Jacobin - September 4, 2019
"Hong Kong's government just withdrew the anti–civil liberties bill that set off massive, rolling protests and convulsed the city for months. But the political crisis is bigger than one measure — and protesters could be emboldened to push for even more."
The rolling protests are at once a testament to the inventiveness of protesters and a threat to the Hong Kong government, headed by the Beijing-backed Lam. As the Chinese government works to shore up its rule at home and its rise globally, the Hong Kong crisis has assumed outsized significance, eclipsing the local political dynamics.
Here’s where things stand.
The kaleidoscope of protest tactics is keeping the authorities on their toes.
The protests are now in their fourth month, thanks to the ever-changing shape and form of demonstrations: from peaceful mass rallies of millions to violent, small-group battles with police; from general strikes and airport occupations aimed at maximizing disruption to more symbolic student boycotts. In particular, the protesters’ guerrilla strategy — declining to occupy any one place, which might exhaust protesters and weaken the movement’s shock value, but instead moving around the city from week to week and splitting into different groups to target governmental institutions — has enabled the movements to renew and regroup.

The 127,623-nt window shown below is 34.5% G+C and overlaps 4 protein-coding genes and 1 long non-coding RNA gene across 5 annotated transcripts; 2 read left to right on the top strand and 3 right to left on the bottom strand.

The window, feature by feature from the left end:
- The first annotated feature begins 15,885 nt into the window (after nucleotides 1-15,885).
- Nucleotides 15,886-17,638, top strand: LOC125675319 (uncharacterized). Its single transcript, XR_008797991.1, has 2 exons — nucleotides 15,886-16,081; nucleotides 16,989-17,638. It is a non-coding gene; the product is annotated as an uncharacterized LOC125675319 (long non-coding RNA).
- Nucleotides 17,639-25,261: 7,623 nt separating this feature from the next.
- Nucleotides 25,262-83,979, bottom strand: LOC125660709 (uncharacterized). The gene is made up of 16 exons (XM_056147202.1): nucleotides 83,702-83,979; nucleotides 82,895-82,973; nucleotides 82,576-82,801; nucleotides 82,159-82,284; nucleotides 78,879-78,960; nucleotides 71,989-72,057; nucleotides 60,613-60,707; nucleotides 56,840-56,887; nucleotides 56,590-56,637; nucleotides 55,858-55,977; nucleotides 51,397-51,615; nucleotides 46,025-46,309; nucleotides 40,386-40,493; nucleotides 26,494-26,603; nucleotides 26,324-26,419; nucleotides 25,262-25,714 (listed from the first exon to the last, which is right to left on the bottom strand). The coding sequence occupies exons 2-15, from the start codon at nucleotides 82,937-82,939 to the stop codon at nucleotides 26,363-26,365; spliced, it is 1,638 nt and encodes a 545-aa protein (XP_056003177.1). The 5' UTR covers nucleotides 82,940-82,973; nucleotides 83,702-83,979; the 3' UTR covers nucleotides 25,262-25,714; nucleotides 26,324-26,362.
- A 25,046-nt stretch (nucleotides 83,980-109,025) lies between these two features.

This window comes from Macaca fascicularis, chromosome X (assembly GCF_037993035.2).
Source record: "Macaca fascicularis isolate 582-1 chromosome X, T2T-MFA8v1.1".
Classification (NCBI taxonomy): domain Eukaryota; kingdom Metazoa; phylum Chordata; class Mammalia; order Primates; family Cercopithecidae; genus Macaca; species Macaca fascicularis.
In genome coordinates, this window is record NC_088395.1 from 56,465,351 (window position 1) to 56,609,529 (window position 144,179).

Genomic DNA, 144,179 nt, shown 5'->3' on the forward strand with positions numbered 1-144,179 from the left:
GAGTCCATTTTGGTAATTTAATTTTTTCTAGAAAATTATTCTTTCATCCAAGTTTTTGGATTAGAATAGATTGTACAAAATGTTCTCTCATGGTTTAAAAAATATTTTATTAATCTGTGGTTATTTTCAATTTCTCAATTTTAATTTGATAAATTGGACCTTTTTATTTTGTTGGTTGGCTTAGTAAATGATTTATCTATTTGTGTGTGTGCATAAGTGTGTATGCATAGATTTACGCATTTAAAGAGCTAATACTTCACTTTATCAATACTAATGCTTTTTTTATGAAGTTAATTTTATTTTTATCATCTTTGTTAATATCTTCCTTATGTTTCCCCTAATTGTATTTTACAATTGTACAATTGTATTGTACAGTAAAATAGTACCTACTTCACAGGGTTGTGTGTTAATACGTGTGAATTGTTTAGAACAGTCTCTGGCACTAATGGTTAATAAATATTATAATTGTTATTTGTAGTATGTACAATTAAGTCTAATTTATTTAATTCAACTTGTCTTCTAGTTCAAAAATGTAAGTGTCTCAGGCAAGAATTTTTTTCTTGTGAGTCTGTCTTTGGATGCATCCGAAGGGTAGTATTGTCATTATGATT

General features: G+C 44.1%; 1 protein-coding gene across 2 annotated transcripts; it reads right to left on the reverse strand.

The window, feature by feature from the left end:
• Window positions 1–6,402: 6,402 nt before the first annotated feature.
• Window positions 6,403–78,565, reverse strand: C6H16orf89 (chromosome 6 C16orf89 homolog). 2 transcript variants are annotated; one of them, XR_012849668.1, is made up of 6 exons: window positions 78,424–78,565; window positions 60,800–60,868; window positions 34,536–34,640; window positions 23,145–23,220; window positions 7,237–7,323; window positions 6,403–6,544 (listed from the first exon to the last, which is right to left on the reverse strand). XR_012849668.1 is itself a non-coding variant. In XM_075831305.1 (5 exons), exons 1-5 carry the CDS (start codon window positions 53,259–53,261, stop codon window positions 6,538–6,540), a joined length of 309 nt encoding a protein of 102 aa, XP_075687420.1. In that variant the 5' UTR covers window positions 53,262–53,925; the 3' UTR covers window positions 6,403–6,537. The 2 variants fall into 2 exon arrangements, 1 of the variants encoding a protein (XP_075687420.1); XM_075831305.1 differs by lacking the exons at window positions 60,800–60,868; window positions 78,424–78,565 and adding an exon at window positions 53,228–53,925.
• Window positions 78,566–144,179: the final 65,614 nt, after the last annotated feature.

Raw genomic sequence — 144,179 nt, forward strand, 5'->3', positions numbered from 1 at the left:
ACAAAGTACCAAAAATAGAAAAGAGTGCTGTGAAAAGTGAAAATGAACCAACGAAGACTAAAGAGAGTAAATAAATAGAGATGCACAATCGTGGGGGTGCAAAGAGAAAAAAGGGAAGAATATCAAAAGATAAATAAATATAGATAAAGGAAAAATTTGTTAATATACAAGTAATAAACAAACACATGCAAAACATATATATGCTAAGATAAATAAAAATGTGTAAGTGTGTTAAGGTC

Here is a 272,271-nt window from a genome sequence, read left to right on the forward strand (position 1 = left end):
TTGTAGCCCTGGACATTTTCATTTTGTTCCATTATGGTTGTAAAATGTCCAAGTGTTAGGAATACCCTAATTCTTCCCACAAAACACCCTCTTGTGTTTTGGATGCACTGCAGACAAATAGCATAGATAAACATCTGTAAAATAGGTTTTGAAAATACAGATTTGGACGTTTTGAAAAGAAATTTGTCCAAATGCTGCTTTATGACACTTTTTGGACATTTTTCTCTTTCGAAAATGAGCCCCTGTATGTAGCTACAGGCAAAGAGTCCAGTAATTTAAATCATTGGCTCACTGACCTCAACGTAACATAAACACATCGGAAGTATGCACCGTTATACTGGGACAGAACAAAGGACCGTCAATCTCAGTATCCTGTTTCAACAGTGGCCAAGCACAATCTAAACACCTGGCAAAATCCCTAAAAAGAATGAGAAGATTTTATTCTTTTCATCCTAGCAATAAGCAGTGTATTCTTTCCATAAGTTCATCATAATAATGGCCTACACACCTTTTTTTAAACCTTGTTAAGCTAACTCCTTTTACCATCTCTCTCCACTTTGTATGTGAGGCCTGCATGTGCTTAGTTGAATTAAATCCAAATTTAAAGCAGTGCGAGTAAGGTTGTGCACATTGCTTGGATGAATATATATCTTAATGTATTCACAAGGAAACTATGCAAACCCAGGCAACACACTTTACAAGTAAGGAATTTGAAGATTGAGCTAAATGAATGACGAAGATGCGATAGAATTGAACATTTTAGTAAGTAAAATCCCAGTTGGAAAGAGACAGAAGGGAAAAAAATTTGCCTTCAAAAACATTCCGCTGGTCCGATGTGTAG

The general strike on August 5 was more political than economic. While inequality and poor employment prospects for young people are inescapable realities, the movement cannot be reduced to these material considerations. The Left has tried and failed to raise social and economic demands. Unions’ previous calls for workers to walk out gained little traction, and the general strike that did materialize was organized online, without the trade unions’ initiative (though with key support from the flight attendants’ unions). The strike’s disruptive potency came from its targeting of urban transportation rather than the number of workers that stayed out.
One new development is that violent street fighting has become an accepted tactic both within the protest movement and by the Hong Kong public writ large. When protests spill into residential areas, denizens tend to side with demonstrators over police, who are criticized for excessive force, particularly when deploying tear gas. Previously seen as among the more restrained in the world, the Hong Kong police force is giving protesters grist for escalation — making more than 1,100 arrests since June — and deepening the authorities’ legitimacy crisis. ...
Read full article at Jacobin